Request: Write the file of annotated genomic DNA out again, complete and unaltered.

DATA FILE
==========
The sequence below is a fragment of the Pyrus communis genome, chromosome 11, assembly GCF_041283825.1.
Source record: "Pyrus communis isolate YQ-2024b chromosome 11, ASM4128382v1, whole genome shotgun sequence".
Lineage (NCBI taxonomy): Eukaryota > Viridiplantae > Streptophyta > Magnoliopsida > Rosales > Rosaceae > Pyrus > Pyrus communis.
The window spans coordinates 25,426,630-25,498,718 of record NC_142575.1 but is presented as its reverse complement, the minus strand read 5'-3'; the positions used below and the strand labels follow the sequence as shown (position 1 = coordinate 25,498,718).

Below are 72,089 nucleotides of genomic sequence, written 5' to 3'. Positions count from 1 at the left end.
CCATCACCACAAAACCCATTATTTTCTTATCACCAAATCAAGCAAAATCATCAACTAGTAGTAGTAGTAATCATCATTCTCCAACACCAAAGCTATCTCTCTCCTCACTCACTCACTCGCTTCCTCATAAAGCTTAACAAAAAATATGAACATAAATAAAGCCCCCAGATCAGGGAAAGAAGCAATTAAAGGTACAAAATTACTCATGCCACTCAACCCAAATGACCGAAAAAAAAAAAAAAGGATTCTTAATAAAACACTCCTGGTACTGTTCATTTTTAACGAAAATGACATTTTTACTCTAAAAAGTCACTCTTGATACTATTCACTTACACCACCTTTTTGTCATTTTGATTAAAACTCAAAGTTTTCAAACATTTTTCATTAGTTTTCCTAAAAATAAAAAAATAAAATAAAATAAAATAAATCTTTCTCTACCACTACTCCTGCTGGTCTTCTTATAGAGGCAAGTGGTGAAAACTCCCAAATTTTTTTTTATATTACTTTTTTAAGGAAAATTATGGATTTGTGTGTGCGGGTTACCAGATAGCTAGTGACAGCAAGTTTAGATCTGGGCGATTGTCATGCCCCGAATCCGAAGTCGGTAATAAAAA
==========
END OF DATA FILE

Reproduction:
The sequence below is a fragment of the Pyrus communis genome, chromosome 11, assembly GCF_041283825.1.
Source record: "Pyrus communis isolate YQ-2024b chromosome 11, ASM4128382v1, whole genome shotgun sequence".
Lineage (NCBI taxonomy): Eukaryota > Viridiplantae > Streptophyta > Magnoliopsida > Rosales > Rosaceae > Pyrus > Pyrus communis.
The window spans coordinates 25,426,630-25,498,718 of record NC_142575.1 but is presented as its reverse complement, the minus strand read 5'-3'; the positions used below and the strand labels follow the sequence as shown (position 1 = coordinate 25,498,718).

Below are 72,089 nucleotides of genomic sequence, written 5' to 3'. Positions count from 1 at the left end.
CCATCACCACAAAACCCATTATTTTCTTATCACCAAATCAAGCAAAATCATCAACTAGTAGTAGTAGTAATCATCATTCTCCAACACCAAAGCTATCTCTCTCCTCACTCACTCACTCGCTTCCTCATAAAGCTTAACAAAAAATATGAACATAAATAAAGCCCCCAGATCAGGGAAAGAAGCAATTAAAGGTACAAAATTACTCATGCCACTCAACCCAAATGACCGAAAAAAAAAAAAAAGGATTCTTAATAAAACACTCCTGGTACTGTTCATTTTTAACGAAAATGACATTTTTACTCTAAAAAGTCACTCTTGATACTATTCACTTACACCACCTTTTTGTCATTTTGATTAAAACTCAAAGTTTTCAAACATTTTTCATTAGTTTTCCTAAAAATAAAAAAATAAAATAAAATAAAATAAATCTTTCTCTACCACTACTCCTGCTGGTCTTCTTATAGAGGCAAGTGGTGAAAACTCCCAAATTTTTTTTTATATTACTTTTTTAAGGAAAATTATGGATTTGTGTGTGCGGGTTACCAGATAGCTAGTGACAGCAAGTTTAGATCTGGGCGATTGTCATGCCCCGAATCCGAAGTCGGTAATAAAAA